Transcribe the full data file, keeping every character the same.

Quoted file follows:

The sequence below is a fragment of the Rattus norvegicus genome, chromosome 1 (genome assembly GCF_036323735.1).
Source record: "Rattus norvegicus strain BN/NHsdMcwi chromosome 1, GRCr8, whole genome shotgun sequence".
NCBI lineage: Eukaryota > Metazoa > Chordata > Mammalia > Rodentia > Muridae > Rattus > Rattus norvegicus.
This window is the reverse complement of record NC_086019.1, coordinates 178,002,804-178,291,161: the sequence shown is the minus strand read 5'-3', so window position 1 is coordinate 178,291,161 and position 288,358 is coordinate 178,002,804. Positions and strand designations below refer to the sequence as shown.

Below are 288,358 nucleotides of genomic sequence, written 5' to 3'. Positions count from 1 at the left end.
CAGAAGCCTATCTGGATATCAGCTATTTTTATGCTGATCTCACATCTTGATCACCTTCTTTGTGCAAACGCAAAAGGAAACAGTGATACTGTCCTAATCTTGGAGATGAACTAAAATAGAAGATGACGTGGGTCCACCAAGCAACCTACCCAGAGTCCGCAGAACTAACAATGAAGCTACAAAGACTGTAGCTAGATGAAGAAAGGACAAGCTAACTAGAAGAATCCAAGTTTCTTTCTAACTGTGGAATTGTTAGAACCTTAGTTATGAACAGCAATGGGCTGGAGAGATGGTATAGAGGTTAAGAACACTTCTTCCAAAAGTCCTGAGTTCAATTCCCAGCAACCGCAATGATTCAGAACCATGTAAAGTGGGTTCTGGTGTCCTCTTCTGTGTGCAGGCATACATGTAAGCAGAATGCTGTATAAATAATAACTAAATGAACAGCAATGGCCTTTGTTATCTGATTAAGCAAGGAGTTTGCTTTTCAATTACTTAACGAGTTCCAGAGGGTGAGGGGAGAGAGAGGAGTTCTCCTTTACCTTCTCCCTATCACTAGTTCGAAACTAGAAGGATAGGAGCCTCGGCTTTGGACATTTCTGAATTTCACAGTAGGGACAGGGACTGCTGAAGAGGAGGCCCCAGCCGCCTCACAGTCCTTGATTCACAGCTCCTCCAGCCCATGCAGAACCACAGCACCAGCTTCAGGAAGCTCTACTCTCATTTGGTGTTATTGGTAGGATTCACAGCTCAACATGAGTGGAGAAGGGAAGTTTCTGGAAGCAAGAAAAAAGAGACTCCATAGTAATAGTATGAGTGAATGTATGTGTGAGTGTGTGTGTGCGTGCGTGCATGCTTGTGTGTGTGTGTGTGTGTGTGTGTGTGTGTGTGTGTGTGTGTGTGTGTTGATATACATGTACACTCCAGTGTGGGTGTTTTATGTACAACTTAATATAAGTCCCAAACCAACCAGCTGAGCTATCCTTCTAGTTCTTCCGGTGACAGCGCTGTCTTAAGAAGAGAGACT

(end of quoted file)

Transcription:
The sequence below is a fragment of the Rattus norvegicus genome, chromosome 1 (genome assembly GCF_036323735.1).
Source record: "Rattus norvegicus strain BN/NHsdMcwi chromosome 1, GRCr8, whole genome shotgun sequence".
NCBI lineage: Eukaryota > Metazoa > Chordata > Mammalia > Rodentia > Muridae > Rattus > Rattus norvegicus.
This window is the reverse complement of record NC_086019.1, coordinates 178,002,804-178,291,161: the sequence shown is the minus strand read 5'-3', so window position 1 is coordinate 178,291,161 and position 288,358 is coordinate 178,002,804. Positions and strand designations below refer to the sequence as shown.

Below are 288,358 nucleotides of genomic sequence, written 5' to 3'. Positions count from 1 at the left end.
CAGAAGCCTATCTGGATATCAGCTATTTTTATGCTGATCTCACATCTTGATCACCTTCTTTGTGCAAACGCAAAAGGAAACAGTGATACTGTCCTAATCTTGGAGATGAACTAAAATAGAAGATGACGTGGGTCCACCAAGCAACCTACCCAGAGTCCGCAGAACTAACAATGAAGCTACAAAGACTGTAGCTAGATGAAGAAAGGACAAGCTAACTAGAAGAATCCAAGTTTCTTTCTAACTGTGGAATTGTTAGAACCTTAGTTATGAACAGCAATGGGCTGGAGAGATGGTATAGAGGTTAAGAACACTTCTTCCAAAAGTCCTGAGTTCAATTCCCAGCAACCGCAATGATTCAGAACCATGTAAAGTGGGTTCTGGTGTCCTCTTCTGTGTGCAGGCATACATGTAAGCAGAATGCTGTATAAATAATAACTAAATGAACAGCAATGGCCTTTGTTATCTGATTAAGCAAGGAGTTTGCTTTTCAATTACTTAACGAGTTCCAGAGGGTGAGGGGAGAGAGAGGAGTTCTCCTTTACCTTCTCCCTATCACTAGTTCGAAACTAGAAGGATAGGAGCCTCGGCTTTGGACATTTCTGAATTTCACAGTAGGGACAGGGACTGCTGAAGAGGAGGCCCCAGCCGCCTCACAGTCCTTGATTCACAGCTCCTCCAGCCCATGCAGAACCACAGCACCAGCTTCAGGAAGCTCTACTCTCATTTGGTGTTATTGGTAGGATTCACAGCTCAACATGAGTGGAGAAGGGAAGTTTCTGGAAGCAAGAAAAAAGAGACTCCATAGTAATAGTATGAGTGAATGTATGTGTGAGTGTGTGTGTGCGTGCGTGCATGCTTGTGTGTGTGTGTGTGTGTGTGTGTGTGTGTGTGTGTGTGTGTGTGTGTTGATATACATGTACACTCCAGTGTGGGTGTTTTATGTACAACTTAATATAAGTCCCAAACCAACCAGCTGAGCTATCCTTCTAGTTCTTCCGGTGACAGCGCTGTCTTAAGAAGAGAGACT